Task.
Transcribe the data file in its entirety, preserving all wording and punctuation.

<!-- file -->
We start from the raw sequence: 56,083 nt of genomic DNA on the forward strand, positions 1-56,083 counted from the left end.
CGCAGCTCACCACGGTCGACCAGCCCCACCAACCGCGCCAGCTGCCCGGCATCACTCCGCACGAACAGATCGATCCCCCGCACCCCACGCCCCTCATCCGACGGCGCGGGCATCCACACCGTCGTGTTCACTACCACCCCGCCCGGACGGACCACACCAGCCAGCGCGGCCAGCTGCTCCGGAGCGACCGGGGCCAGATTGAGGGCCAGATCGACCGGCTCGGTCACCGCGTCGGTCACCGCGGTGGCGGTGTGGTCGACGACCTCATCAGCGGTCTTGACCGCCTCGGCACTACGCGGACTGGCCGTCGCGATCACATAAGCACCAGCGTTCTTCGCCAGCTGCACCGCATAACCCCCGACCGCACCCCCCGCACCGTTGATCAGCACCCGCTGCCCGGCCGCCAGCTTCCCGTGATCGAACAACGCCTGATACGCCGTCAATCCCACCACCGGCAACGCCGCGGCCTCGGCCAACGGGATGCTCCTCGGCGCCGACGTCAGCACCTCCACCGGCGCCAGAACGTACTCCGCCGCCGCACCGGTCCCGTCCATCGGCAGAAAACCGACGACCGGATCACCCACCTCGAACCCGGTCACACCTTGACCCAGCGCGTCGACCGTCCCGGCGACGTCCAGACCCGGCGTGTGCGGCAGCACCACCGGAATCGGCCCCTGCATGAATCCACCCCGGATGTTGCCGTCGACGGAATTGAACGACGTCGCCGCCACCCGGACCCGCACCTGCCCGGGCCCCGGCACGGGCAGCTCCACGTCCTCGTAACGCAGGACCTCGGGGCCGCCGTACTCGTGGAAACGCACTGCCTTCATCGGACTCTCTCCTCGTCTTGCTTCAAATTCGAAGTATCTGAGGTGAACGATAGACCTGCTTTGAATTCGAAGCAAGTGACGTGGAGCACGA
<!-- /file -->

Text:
We start from the raw sequence: 56,083 nt of genomic DNA on the forward strand, positions 1-56,083 counted from the left end.
CGCAGCTCACCACGGTCGACCAGCCCCACCAACCGCGCCAGCTGCCCGGCATCACTCCGCACGAACAGATCGATCCCCCGCACCCCACGCCCCTCATCCGACGGCGCGGGCATCCACACCGTCGTGTTCACTACCACCCCGCCCGGACGGACCACACCAGCCAGCGCGGCCAGCTGCTCCGGAGCGACCGGGGCCAGATTGAGGGCCAGATCGACCGGCTCGGTCACCGCGTCGGTCACCGCGGTGGCGGTGTGGTCGACGACCTCATCAGCGGTCTTGACCGCCTCGGCACTACGCGGACTGGCCGTCGCGATCACATAAGCACCAGCGTTCTTCGCCAGCTGCACCGCATAACCCCCGACCGCACCCCCCGCACCGTTGATCAGCACCCGCTGCCCGGCCGCCAGCTTCCCGTGATCGAACAACGCCTGATACGCCGTCAATCCCACCACCGGCAACGCCGCGGCCTCGGCCAACGGGATGCTCCTCGGCGCCGACGTCAGCACCTCCACCGGCGCCAGAACGTACTCCGCCGCCGCACCGGTCCCGTCCATCGGCAGAAAACCGACGACCGGATCACCCACCTCGAACCCGGTCACACCTTGACCCAGCGCGTCGACCGTCCCGGCGACGTCCAGACCCGGCGTGTGCGGCAGCACCACCGGAATCGGCCCCTGCATGAATCCACCCCGGATGTTGCCGTCGACGGAATTGAACGACGTCGCCGCCACCCGGACCCGCACCTGCCCGGGCCCCGGCACGGGCAGCTCCACGTCCTCGTAACGCAGGACCTCGGGGCCGCCGTACTCGTGGAAACGCACTGCCTTCATCGGACTCTCTCCTCGTCTTGCTTCAAATTCGAAGTATCTGAGGTGAACGATAGACCTGCTTTGAATTCGAAGCAAGTGACGTGGAGCACGA